In this edition of World Stories, we visit Haiti to see why wooden dolls are winning the hearts of the U.N. stabilization force. We travel to Cairo the meet the mind behind one of the Middle East’s hottest tech start ups and journey to Russia to see a new approach to drug rehab.
Plus, we see how getting back to nature is helping pull people out of poverty in Brazil, and we take a look at how Bulgaria is remembering its fallen soldiers.
Once a week, the Brazilian contingent of the U.N. Stabilization Mission in Haiti plays host to a local market and one of the hottest sellers are hand-carved wooden soldiers made by locals. The hand-made dolls can sell for up to $200 and have become the main breadwinner for some of Part au Prince's craftsmen. We visit scultpor Germain Manasse, to see how his business has taken off.
Amr Shady was expected to follow in his father’s footsteps and take over the family business. But instead, the ambitious entrepreneur struck out on his own and founded T.A.Telecom in 2000. The start-up internet company quickly grew to one of the hottest telecommunications companies in the Mideast.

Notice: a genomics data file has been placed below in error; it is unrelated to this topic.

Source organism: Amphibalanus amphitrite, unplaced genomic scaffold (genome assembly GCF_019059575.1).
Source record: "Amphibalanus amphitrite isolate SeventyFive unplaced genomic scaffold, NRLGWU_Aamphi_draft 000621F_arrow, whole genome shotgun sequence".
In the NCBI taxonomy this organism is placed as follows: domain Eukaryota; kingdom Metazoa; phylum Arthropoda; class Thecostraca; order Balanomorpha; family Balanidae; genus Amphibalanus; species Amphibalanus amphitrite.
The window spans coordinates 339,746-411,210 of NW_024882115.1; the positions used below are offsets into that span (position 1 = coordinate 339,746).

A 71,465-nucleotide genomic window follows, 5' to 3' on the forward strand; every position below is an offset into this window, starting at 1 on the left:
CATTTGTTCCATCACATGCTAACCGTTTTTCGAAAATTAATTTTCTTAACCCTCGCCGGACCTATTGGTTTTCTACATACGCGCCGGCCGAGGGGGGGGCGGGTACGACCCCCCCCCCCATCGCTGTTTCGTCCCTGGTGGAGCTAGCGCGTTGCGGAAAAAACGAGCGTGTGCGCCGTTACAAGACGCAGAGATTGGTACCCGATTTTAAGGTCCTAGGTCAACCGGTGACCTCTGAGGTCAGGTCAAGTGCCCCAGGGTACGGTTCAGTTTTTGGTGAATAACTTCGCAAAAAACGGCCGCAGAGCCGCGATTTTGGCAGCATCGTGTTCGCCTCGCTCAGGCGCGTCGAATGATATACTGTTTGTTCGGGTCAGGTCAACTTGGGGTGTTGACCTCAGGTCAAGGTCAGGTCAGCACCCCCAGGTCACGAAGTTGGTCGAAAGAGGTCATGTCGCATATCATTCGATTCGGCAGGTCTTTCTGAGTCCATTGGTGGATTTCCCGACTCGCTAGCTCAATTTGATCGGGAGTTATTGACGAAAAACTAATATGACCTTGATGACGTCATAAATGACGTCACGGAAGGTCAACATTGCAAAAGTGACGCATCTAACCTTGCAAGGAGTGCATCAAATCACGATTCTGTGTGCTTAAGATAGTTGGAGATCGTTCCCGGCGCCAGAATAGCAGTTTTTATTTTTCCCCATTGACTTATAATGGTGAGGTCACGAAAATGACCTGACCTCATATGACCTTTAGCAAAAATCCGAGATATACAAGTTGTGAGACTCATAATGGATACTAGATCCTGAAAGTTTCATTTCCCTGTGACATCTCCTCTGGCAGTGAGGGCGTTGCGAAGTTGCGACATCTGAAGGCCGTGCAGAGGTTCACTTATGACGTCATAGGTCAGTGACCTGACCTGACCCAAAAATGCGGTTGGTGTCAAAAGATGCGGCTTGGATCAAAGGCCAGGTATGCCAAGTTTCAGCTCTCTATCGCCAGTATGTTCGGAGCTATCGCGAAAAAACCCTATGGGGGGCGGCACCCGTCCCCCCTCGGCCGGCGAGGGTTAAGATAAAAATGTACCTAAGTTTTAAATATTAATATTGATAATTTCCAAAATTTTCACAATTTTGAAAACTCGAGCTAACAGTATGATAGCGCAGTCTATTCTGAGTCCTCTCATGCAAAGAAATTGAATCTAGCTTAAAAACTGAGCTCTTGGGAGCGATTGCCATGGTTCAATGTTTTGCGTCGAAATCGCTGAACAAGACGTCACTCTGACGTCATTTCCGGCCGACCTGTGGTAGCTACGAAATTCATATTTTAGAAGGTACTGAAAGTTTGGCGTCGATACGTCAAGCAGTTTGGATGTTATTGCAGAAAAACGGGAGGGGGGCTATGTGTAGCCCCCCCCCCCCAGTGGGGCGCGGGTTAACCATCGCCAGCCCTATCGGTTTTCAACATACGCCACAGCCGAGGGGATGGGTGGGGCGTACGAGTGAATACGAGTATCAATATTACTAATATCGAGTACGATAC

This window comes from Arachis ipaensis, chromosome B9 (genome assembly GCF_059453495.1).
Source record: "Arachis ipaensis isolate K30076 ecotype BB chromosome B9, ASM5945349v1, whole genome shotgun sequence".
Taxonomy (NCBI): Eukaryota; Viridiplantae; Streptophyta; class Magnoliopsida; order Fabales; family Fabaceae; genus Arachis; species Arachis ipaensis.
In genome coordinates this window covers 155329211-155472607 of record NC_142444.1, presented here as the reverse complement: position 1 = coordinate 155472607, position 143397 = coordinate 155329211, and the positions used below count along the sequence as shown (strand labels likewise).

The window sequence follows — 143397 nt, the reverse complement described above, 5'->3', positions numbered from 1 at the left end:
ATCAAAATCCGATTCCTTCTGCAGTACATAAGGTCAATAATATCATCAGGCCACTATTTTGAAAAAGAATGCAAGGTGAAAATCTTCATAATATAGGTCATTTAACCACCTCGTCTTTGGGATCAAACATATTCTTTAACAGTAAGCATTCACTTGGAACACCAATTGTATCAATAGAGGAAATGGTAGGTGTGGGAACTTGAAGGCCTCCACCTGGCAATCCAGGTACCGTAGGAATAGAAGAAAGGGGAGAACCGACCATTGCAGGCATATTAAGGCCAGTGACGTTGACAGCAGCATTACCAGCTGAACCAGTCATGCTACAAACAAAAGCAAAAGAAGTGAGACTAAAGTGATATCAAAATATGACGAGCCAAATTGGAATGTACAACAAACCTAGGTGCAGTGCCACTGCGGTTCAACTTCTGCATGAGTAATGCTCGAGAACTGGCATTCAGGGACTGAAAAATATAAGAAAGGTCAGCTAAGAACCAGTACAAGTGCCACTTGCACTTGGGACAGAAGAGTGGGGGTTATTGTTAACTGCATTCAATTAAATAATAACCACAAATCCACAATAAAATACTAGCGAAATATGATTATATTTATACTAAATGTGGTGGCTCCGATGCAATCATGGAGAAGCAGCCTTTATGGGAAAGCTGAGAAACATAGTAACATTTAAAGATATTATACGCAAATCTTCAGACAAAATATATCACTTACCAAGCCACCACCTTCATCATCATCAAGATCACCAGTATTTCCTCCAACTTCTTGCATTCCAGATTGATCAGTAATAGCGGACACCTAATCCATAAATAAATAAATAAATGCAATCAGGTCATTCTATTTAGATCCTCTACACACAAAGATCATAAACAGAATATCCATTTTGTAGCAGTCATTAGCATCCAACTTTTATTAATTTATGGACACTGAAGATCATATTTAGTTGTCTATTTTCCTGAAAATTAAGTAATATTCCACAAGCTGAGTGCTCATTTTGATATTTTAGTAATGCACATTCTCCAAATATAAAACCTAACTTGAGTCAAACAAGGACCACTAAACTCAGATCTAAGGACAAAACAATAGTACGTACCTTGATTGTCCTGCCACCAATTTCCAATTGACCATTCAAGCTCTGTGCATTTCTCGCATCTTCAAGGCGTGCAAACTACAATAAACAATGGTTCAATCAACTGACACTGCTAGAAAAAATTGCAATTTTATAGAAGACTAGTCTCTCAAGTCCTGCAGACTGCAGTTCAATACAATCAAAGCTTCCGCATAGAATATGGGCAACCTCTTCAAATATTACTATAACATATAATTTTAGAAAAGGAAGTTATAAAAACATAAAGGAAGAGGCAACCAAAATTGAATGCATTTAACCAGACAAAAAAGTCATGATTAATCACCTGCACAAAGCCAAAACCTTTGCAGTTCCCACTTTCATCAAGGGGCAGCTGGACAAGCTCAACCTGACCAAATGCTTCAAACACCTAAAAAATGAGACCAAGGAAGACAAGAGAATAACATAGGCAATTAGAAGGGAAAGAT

We sat down with Amr and his father to find out how he balances his responsibilities to his family, his company and his faith.
Russia has one of the highest rates of drug abuse in the world and the numbers of people succumbing to addiction are rising dramatically. But a small church in the Russian province of Swerdlowsk thinks it might have found the solution. It's offering addicts the chance to get clean while they help restore the 200 year old church.
In Brazil, land reform is a pressing issue, with groups like the Movimento Sem Terra or landless peasants movement calling for change. We visit one village where a group of 30 families is trying to start a new community on the grounds of a former sugar factory. With a little help from a local university, they hope they'll be able to lay the foundation for a sustainable future for their settlement.
It's been a century since the first Balkan War brought independence to large parts of Southern Europe. The ink may be long dry on the history books, but in Bulgaria many families still don't know what happened to their loved ones during the bloody war.
The Bulgarian State Archives have now published a list of the 48 thousand soldiers who fell during the conflict to help families finally close the book on their own family history.